A Sled of My Own
Since we didn’t have much of a winter around here this
year – not complaining, just saying – it seems like there should be at least one
more winter story before the predicted spring temps this coming week melt away
what’s left of the little bit of snow we did have. Here goes, . . .
I was a youngest child. My wife, who was an oldest child, and who is
a learned school teacher who has taken classes, so she knows – she can tell you
all the things about what that means and how it influences the ways that I
think and act. Maybe. I do know one thing for most certain. In my family it meant that I was the one who
everything got handed down to. I was the
end of the line. That was especially
true in my case because I had a brother just 13 months older than me. So that meant that whenever we got something
big for a present, such as a two-wheel bike, we had to share it, and my brother
had first dibs.
That was how it went when one Christmas, propped up behind
the tree, in the corner of the living room, was a Flexible Flyer sled. It was the big one of course, so my brother
and I could both fit. But, if you know
anything about big brothers, you know that that he took turns on his own in
between our shared rides. As the
youngest, I was not allowed solo runs of my own. I learned early that life was not always fair
for a youngest child. There aren’t too
many options for killing time at the sledding hill, and standing around tends
to let the cold get ahold of you. So, my
most vocal complaining about sharing was focused on that sled.
I must have been a pest, or maybe my parents agreed I
had something of a point, because one Saturday my dad came home with the
solution – a hand-me down sled from a cousin.
The sled was not new – in fact it was brown with rust. The cousin who had owned it as a child was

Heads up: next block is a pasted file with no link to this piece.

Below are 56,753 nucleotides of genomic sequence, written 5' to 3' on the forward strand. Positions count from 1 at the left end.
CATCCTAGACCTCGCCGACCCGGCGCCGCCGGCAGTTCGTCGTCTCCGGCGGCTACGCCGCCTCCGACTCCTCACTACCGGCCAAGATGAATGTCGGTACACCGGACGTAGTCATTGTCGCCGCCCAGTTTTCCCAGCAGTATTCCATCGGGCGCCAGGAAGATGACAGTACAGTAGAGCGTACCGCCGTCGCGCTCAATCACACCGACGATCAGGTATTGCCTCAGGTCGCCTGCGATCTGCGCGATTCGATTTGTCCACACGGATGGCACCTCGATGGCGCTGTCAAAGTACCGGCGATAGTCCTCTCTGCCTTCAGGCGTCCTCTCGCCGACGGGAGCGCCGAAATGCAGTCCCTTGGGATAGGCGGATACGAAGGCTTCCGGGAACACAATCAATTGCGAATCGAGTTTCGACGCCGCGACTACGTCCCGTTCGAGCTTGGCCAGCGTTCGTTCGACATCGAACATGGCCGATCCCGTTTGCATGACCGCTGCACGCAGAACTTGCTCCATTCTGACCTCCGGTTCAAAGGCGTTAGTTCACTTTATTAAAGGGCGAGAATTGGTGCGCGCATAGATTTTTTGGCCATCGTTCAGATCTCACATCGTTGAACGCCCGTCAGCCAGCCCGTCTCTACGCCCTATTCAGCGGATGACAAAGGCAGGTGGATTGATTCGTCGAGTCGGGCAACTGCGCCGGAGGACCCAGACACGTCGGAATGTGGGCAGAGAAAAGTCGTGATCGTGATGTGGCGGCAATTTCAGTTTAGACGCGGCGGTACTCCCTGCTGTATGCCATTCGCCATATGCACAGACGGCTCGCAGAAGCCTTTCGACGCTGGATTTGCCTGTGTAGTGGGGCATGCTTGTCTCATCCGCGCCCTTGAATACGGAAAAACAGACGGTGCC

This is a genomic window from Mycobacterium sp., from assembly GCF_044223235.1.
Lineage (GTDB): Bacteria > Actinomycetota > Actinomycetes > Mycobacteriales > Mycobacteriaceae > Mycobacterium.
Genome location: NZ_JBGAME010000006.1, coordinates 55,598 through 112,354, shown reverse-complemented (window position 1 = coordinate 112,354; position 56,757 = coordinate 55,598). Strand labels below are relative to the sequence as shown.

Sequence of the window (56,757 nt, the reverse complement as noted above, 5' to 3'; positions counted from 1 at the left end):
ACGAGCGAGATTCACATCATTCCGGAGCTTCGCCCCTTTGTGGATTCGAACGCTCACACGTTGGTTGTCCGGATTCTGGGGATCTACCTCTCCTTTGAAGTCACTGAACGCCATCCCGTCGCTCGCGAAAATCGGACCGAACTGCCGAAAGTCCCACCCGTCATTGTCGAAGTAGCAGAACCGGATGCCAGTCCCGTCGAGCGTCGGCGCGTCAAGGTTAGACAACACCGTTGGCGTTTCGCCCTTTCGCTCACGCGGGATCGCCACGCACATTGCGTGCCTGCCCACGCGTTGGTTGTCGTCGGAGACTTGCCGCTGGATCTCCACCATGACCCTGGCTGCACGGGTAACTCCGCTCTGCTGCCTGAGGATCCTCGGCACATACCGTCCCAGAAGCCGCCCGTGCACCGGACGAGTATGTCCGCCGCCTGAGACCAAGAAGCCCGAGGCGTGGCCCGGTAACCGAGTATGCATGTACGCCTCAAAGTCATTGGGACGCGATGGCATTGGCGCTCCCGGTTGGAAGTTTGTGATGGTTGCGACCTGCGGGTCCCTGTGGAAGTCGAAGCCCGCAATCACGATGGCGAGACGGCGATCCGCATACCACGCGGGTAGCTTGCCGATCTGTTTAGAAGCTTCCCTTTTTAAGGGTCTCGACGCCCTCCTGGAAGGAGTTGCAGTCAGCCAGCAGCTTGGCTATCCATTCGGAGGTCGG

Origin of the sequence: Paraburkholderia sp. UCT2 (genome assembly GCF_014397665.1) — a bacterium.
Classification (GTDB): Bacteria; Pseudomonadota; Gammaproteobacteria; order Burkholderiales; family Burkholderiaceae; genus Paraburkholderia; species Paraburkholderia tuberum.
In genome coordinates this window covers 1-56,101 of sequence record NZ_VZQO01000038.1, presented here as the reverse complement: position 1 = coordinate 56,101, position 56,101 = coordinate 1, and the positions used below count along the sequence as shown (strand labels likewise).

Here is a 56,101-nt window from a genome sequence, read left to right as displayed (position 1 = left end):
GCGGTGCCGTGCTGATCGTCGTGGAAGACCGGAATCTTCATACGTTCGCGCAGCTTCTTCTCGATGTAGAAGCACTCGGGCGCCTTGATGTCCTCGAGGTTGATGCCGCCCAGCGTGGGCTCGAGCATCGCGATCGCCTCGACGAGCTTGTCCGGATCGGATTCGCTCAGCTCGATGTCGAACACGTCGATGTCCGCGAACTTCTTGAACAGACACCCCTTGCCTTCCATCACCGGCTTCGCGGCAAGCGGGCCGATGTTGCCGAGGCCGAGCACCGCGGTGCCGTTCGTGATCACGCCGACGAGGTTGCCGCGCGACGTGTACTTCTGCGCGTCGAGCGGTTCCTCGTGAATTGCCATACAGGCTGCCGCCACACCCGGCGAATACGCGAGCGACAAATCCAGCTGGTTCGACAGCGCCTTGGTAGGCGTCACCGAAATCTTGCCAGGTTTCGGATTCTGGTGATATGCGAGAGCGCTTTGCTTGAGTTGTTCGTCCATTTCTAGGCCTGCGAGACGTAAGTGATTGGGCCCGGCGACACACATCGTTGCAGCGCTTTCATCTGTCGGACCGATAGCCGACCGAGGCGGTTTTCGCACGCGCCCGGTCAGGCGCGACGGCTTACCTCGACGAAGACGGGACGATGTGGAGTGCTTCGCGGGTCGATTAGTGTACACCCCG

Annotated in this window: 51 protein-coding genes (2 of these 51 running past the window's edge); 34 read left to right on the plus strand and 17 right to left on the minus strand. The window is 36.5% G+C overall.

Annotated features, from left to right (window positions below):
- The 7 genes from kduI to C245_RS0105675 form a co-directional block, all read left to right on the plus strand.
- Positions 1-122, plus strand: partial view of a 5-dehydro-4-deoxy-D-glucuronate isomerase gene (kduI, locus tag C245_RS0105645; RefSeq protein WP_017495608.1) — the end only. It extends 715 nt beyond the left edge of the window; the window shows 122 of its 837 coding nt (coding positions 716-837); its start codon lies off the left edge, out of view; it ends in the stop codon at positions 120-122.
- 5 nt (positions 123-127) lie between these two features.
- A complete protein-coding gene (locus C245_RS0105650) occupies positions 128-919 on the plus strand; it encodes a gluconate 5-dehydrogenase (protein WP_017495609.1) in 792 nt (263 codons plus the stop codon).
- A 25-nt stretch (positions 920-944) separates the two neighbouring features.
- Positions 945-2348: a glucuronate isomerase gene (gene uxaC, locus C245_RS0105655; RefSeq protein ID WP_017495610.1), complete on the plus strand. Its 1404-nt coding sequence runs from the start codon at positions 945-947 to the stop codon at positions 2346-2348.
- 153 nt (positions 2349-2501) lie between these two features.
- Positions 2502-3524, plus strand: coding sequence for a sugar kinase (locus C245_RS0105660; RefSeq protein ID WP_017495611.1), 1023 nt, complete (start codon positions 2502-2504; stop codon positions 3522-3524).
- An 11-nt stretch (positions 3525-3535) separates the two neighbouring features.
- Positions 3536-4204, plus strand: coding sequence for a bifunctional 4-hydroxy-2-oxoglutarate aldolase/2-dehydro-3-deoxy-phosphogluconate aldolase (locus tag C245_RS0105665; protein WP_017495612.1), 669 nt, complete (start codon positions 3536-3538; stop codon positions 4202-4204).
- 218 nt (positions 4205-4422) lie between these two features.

now out of the army and married. Some of
the deck boards seemed a little loose and wiggly. It was also the smaller, single person
sled. But it was mine!
The next day, like most Sundays, we drove to Kaukauna
to visit our Grandmother LaBorde. There was
a great sledding hill just down the street from her house. I enjoyed the afternoon immensely! No waiting for a turn – just sledding run
after sledding run, as fast as I could get back up to the top of the hill.
We knew it was close to time for us to leave – time for just one last run. Adventure called.
How could I make this the best run ever? I looked down the way and noticed the five-foot-high rock wall that lined the bottom of the hill off to that side. If I slid down the hill over there, I would go off of the top of that wall like a ski jumper. I immediately had visions of the glory of soaring through the air and landing neatly. It would make sledding history!
Neither last second jitters nor any timely dose of
intelligence overwhelmed me as I readied myself at the top of the hill and lined
up with the wall below. I decided that
belly flop style would give me the best view as I took air. The little sled picked up speed. Snow sprayed in my face. I saw the top of the wall in front – and then
underneath me. For a glorious second or
two I sledded on air!
But the glory faded fast. The thing about that run that I remember the
most was the abrupt halt. When I hit the
ground, I hit hard. There was no long
glide of victory; it was more of a splat.
I remember that my body hurt all over.
I remember just laying there for a few seconds trying to clear my
As I got up, I realized that the steering handle was
still in my hand. I looked down at my
sled. It had literally
disintegrated! All five of the deck
boards were loose. The two metal runners
were splayed outward in opposite directions.
I gathered all of the pieces and carried the mortal remains of what used
to be a sled in my crooked arms like a stack of so much firewood.
My brother didn’t know what to say. I didn’t know what to say. I think I was still in shock as I dumped my
sled pieces into the open trunk of our car.
My dad looked at the debris that was my sled. He didn’t even ask me what happened. I never knew if he felt guilty for giving me an
old sled that obviously wasn’t in good shape, or if he was angry, or if he was
trying to keep from laughing out loud – maybe all three.
I guess I was never meant to have a sled of my own.
His Peace <><